In our study, the lowest value of oil content had been recorded in 2017 (Table 4). This year was the warmest and the least rainy of the three years (Table 2). Indeed, during 2017, the beginning of the seed filling phase has coincided with low preciptation (0.4 mm) and high temperature in June (Table 2). Among the environmental parameters, drought, associated with high temperatures, reduced this content significantly at the end of the development cycle [25,37,38,39,40,41]. They affect photosynthetic activity and the availability of assimilates indispensable for reserves constitution during grain filling [42,43]. Also, the decrease in seed oil content is caused by alteration of the metabolic pathways essential to synthesis and accumulation of oil and by effectation of the enzymatic activities responsible for this process [44,45]. Seghal et al. [46] have indicated that under drought conditions the decrease in oil content is due to reduction in concentration of digestible carbohydrates and unloading of sugars from stem to developing seeds.
Safflower is an oleaginous species of significant interest due to its fatty acid variability content in the seed oil [47,48]. Our study indicates that extracted oil is very rich in unsaturated fatty acids, where their rate has reached a maximum value of 90.59% (Halab) and 90.81% (Gila). These results are confirmed by those obtained by Benmoumen et al. [16], Ergönül and Özbek [49], and Taha and Matthäus [50]. Among these compounds, linoleic acid (polyunsaturated fatty acid) has the most important fraction and reaches a level of 70%. In contrast, a low presence of saturated fatty acids, mainly palmitic acid, has been reported [12,25]. These results divulge the high ratio of unsaturated fatty acids and saturated fatty acids in safflower oil which, according to Wood et al. [51], represents a determining criterion for evaluation of the nutritional quality of food oils.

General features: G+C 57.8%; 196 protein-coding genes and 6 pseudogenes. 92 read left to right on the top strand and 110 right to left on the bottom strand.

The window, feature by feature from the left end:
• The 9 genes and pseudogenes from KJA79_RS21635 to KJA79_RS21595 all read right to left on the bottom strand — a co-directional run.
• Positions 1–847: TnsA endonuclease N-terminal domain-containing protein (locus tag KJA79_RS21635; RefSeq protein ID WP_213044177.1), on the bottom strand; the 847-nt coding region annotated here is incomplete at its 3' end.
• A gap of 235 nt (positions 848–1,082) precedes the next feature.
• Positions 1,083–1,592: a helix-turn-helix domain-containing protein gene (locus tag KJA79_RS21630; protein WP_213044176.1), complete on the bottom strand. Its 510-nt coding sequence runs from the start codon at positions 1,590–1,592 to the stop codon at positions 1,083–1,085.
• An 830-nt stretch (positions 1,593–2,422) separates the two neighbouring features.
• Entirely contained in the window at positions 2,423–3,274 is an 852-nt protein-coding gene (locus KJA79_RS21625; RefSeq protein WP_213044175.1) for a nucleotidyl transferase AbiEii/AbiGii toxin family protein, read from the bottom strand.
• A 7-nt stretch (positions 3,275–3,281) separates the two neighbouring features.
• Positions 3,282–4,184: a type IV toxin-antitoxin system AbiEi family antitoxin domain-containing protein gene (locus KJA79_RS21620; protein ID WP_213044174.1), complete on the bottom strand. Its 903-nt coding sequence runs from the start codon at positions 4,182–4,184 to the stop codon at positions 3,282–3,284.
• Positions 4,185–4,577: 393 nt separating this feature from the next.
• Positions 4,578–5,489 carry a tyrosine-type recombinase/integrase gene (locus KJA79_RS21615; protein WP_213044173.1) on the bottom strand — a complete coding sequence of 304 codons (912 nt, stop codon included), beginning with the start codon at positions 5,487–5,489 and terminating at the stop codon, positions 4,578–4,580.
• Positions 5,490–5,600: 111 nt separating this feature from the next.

Plant quality trait improvement has become a global necessity due to global overpopulation [52]. The study of plant metabolomics is important to improve crop yields and quality, and ensure nutritional and health factors that provide the opportunity to produce functional food [53].
The fatty acids composition is dependent on the nature of the cultivars and the prevailing climatic conditions during their crop cycle (Table 3). Indeed, this dependence has been previously proven by Uitterhaegen et al. [54], Roche et al. [12] and Nguyen et al. [55].
In 2017, the accessions recorded low values of linoleic acid. However, in the same year, oleic acid values were higher than those registered in 2015 and 2016 (Table 4). According to Flagella et al. [56], Kizil et al. [36] and Khoufi et al. [57], a drought accompanied by a rise in temperature leads to an increase in oleic acid levels and a decrease in linoleic acid. These abiotic stresses inhibit the function of the delta 12 desaturase enzyme which is responsible for conversion of oleic acid into linoleic acid [58]. In addition, an increase in temperature leads to a decrease in the activity of the microsomal oleate desaturase FAD2 in safflower and sunflower [59,60,61]. Allakhverdiev et al. [62] have realized that the augmentation of the polyunsaturated fatty acid in membrane lipids is able to conserve the plant’s photosynthetic system. Other research has confirmed that abiotic stress such as saline stress leads to an increased proportion of unsaturated fatty acids [63]. In the biotechnology field, the study of the effect of these factors on seed oil quality gives an opportunity to develop tolerant safflowers genotypes having desirable fatty acid traits.
In this study, it has been demonstrated that for the saturated fatty acids palmitic and stearic acid, their rate has been decreased under conditions of drought and high temperature. Similar results have been confirmed by Ashrafi and Razmjoo [25]. These authors have found that drought stress decreased saturated fatty acid content which consequently reduced the oil content in the seeds of safflower. However, Gao et al. [64] have noticed that the fatty acid composition differed when soybean plant was subjected to drought stress, along with a decrease in palmitic and an increase of stearic acid. Generally, Lacombe et al. [65] have indicated that the composition of saturated fatty acids changed into unsaturated fatty acids under drought stress.